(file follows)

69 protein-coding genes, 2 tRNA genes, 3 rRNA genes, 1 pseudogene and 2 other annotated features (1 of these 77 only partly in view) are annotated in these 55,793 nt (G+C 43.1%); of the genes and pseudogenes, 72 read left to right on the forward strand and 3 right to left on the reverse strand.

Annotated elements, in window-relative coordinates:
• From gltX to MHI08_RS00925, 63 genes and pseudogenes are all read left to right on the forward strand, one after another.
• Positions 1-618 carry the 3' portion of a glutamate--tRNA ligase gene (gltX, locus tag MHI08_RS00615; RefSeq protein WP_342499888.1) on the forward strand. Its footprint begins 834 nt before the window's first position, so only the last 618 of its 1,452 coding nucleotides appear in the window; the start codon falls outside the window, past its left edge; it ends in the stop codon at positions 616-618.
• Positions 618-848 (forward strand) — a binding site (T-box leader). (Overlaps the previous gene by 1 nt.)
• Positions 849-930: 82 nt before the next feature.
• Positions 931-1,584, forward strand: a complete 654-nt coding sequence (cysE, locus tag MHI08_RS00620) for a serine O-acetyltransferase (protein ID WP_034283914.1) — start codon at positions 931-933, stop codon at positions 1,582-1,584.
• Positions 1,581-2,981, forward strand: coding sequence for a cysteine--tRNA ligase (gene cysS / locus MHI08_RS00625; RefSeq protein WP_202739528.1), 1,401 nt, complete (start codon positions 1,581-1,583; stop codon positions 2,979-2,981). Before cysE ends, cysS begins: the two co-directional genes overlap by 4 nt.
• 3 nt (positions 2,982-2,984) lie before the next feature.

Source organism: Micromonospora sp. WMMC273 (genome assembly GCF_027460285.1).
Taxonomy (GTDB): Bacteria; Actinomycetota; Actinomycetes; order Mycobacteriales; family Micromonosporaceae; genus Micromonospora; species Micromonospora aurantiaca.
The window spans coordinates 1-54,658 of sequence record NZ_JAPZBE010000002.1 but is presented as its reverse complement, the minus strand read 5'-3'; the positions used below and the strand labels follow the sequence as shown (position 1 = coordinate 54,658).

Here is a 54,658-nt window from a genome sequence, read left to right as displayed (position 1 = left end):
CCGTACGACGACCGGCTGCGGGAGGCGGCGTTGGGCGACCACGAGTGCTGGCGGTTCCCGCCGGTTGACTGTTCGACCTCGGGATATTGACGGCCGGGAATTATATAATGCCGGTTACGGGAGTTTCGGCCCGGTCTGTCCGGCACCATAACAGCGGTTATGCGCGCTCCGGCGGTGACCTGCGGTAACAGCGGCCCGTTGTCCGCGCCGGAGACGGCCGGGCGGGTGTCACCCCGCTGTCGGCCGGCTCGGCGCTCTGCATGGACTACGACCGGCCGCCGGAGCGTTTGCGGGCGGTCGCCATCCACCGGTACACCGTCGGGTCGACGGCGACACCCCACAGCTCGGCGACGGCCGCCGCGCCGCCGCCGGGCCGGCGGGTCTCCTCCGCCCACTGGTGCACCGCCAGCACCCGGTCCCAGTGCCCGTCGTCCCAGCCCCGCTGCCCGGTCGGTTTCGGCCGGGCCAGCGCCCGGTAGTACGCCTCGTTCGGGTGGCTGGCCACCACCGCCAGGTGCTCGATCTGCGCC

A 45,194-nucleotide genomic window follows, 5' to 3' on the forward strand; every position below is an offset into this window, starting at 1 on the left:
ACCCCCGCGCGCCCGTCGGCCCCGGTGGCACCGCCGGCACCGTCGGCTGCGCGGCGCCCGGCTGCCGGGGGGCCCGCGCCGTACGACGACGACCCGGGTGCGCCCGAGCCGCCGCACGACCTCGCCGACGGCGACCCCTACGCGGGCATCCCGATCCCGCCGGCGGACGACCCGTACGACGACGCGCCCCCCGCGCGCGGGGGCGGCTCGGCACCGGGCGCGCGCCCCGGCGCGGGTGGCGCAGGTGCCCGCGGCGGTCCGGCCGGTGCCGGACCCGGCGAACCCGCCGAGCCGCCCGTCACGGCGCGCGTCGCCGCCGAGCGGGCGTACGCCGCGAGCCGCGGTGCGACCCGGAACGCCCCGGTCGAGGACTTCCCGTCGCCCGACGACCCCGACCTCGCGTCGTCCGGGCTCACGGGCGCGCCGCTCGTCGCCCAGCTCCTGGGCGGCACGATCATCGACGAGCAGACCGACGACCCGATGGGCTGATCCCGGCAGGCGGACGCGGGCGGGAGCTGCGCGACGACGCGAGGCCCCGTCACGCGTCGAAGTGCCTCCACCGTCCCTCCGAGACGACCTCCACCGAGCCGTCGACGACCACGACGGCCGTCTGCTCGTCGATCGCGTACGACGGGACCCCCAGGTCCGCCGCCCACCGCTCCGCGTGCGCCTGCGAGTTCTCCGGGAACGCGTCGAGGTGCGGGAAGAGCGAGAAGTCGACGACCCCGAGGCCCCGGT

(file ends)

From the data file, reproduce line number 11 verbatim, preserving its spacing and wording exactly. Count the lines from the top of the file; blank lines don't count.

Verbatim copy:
Taxonomy (GTDB): Bacteria; Actinomycetota; Actinomycetes; order Mycobacteriales; family Micromonosporaceae; genus Micromonospora; species Micromonospora aurantiaca.